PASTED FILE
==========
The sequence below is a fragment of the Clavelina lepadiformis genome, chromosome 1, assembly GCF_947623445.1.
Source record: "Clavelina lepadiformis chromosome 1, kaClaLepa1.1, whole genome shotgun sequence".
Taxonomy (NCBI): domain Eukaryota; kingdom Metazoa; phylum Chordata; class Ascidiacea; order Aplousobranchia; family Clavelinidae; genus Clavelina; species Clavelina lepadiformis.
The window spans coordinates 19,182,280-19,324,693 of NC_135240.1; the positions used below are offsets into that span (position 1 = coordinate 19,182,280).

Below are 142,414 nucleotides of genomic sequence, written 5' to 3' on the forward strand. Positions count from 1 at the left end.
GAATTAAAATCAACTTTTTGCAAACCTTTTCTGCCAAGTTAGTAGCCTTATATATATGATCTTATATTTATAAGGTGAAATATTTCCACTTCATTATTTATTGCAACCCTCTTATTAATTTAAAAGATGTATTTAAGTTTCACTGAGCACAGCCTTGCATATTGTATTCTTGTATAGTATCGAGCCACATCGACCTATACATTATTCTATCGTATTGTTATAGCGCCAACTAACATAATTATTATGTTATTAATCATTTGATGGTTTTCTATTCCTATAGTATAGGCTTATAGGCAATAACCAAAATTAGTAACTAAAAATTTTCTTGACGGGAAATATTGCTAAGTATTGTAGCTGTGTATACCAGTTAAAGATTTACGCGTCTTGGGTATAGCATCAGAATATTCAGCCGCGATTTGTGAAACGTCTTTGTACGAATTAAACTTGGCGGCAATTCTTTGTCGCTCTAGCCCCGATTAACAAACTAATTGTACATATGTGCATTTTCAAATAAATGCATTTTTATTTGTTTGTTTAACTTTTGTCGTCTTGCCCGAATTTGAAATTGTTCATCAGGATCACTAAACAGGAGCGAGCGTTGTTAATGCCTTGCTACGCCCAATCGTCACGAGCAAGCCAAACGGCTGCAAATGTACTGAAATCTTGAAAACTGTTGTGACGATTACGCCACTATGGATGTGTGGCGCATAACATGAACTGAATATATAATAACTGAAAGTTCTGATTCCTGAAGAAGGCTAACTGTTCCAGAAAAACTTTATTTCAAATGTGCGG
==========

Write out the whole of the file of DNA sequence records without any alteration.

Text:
The sequence below is a fragment of the Clavelina lepadiformis genome, chromosome 1, assembly GCF_947623445.1.
Source record: "Clavelina lepadiformis chromosome 1, kaClaLepa1.1, whole genome shotgun sequence".
Taxonomy (NCBI): domain Eukaryota; kingdom Metazoa; phylum Chordata; class Ascidiacea; order Aplousobranchia; family Clavelinidae; genus Clavelina; species Clavelina lepadiformis.
The window spans coordinates 19,182,280-19,324,693 of NC_135240.1; the positions used below are offsets into that span (position 1 = coordinate 19,182,280).

Below are 142,414 nucleotides of genomic sequence, written 5' to 3' on the forward strand. Positions count from 1 at the left end.
GAATTAAAATCAACTTTTTGCAAACCTTTTCTGCCAAGTTAGTAGCCTTATATATATGATCTTATATTTATAAGGTGAAATATTTCCACTTCATTATTTATTGCAACCCTCTTATTAATTTAAAAGATGTATTTAAGTTTCACTGAGCACAGCCTTGCATATTGTATTCTTGTATAGTATCGAGCCACATCGACCTATACATTATTCTATCGTATTGTTATAGCGCCAACTAACATAATTATTATGTTATTAATCATTTGATGGTTTTCTATTCCTATAGTATAGGCTTATAGGCAATAACCAAAATTAGTAACTAAAAATTTTCTTGACGGGAAATATTGCTAAGTATTGTAGCTGTGTATACCAGTTAAAGATTTACGCGTCTTGGGTATAGCATCAGAATATTCAGCCGCGATTTGTGAAACGTCTTTGTACGAATTAAACTTGGCGGCAATTCTTTGTCGCTCTAGCCCCGATTAACAAACTAATTGTACATATGTGCATTTTCAAATAAATGCATTTTTATTTGTTTGTTTAACTTTTGTCGTCTTGCCCGAATTTGAAATTGTTCATCAGGATCACTAAACAGGAGCGAGCGTTGTTAATGCCTTGCTACGCCCAATCGTCACGAGCAAGCCAAACGGCTGCAAATGTACTGAAATCTTGAAAACTGTTGTGACGATTACGCCACTATGGATGTGTGGCGCATAACATGAACTGAATATATAATAACTGAAAGTTCTGATTCCTGAAGAAGGCTAACTGTTCCAGAAAAACTTTATTTCAAATGTGCGG